When “Spider-Man” rocketed to $400 million in domestic B.O. this summer, you could almost hear the Sony brass shouting for glee in Culver City — not just at the gross, but at the megabuck ancillary revenue streams that were just a few handshakes away.
Execs at Sony Music didn’t have that luxury when Celine Dion’s latest disc sold half a million out of the gate last spring. Once the record sales peter out, that’s the end of the revenue road.
For decades, the music industry has been working without a net.
While film financiers have long learned to magnify the earnings power of a hit with video, DVD, syndication and other ancillaries, major labels have exactly one revenue stream — record sales — to make or break their results.
And even those revenues come from the precious few releases that make it to the top of the charts, financing the majority that barely make a blip on the consumer’s radar screen.
That was a minor headache when record sales were growing steadily. Now that the biz is in a brutal slump, it’s becoming a full-blown aneurysm.
But new ideas on how to force a radical change in that model are starting to creep into the collective consciousness.
A growing chorus — attorneys like Jay Cooper, Marc Jacobsen and Fred Davis, among them — argues it might be time for artists and labels to share in touring, merchandising and music-publishing revenues.
In return, they say, labels should offer artists more control over their own destinies: co-ownership of master recordings, a bigger share in record royalties, and shorter, more flexible contract terms.
These radical models are mostly still in the theoretical stage — even in times of crisis, the music industry is about as nimble as the Titanic.
But record execs are warming to the ideas, and a few trailblazing companies are trying to make some of them work.
Some of the industry’s biggest artists are also experimenting with pieces of this new model.
Pearl Jam, for example, is said to be talking with its label Epic Records for a new contract that could include ownership of ther masters and a new joint-venture label.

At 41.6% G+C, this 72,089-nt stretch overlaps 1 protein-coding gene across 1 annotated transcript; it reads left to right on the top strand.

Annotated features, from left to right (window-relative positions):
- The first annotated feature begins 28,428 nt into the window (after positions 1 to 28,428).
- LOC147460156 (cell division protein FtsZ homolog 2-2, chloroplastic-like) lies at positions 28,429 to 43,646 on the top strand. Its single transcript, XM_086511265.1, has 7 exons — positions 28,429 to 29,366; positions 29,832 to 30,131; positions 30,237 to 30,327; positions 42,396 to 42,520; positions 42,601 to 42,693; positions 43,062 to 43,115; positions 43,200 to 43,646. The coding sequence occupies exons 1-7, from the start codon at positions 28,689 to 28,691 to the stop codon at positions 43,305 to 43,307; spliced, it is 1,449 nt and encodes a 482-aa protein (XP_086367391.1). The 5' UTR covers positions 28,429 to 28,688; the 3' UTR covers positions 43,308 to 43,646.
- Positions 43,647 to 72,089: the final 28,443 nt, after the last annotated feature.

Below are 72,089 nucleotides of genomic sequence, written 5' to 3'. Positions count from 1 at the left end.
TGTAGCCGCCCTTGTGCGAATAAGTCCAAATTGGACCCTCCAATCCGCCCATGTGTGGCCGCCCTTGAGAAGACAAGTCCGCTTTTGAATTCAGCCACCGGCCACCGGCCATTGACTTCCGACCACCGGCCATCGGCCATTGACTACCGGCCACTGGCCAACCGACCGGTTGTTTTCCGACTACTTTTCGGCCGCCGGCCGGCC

Such new concepts would break some big taboos in the industry. Artists, long suspicious of labels’ accounting practices on record royalties, have always seen income from touring, merchandising and especially publishing as the one thing the suits can never take from them.
Likewise, labels almost always retain full rights to the masters of the artists they record — a contract point that earns them millions in licensing fees long after the disc has fallen off the charts.
The industry has also fought hard to retain its leverage in setting contract terms — hence the Recording Industry Assn. of America’s pitched battle against a move in the California Senate to close a loophole that exempts recording acts from the state’s seven-year limit on service contracts.
But the potential benefits of the new revenue-sharing models, say proponents, could far outweigh the risks.
For one, CD sales would no longer be the only thing putting bread on the table at the record labels. In fact, a few forward-thinkers note that albums could even be given away for free — significantly reducing the incentive for would-be cyber-pirates — as promotional tools for other revenue streams.
It wouldn’t be the first time such a strategy was used.
Vidgame hardware makers sell their boxes at a loss and make up the slack on high-margin game sales. Publishers “polybag” free promotional CDs in with their magazines. And retailers like Best Buy and Wal-Mart often sell music below cost, pulling people in for bigger-ticket items like TVs and DVD players.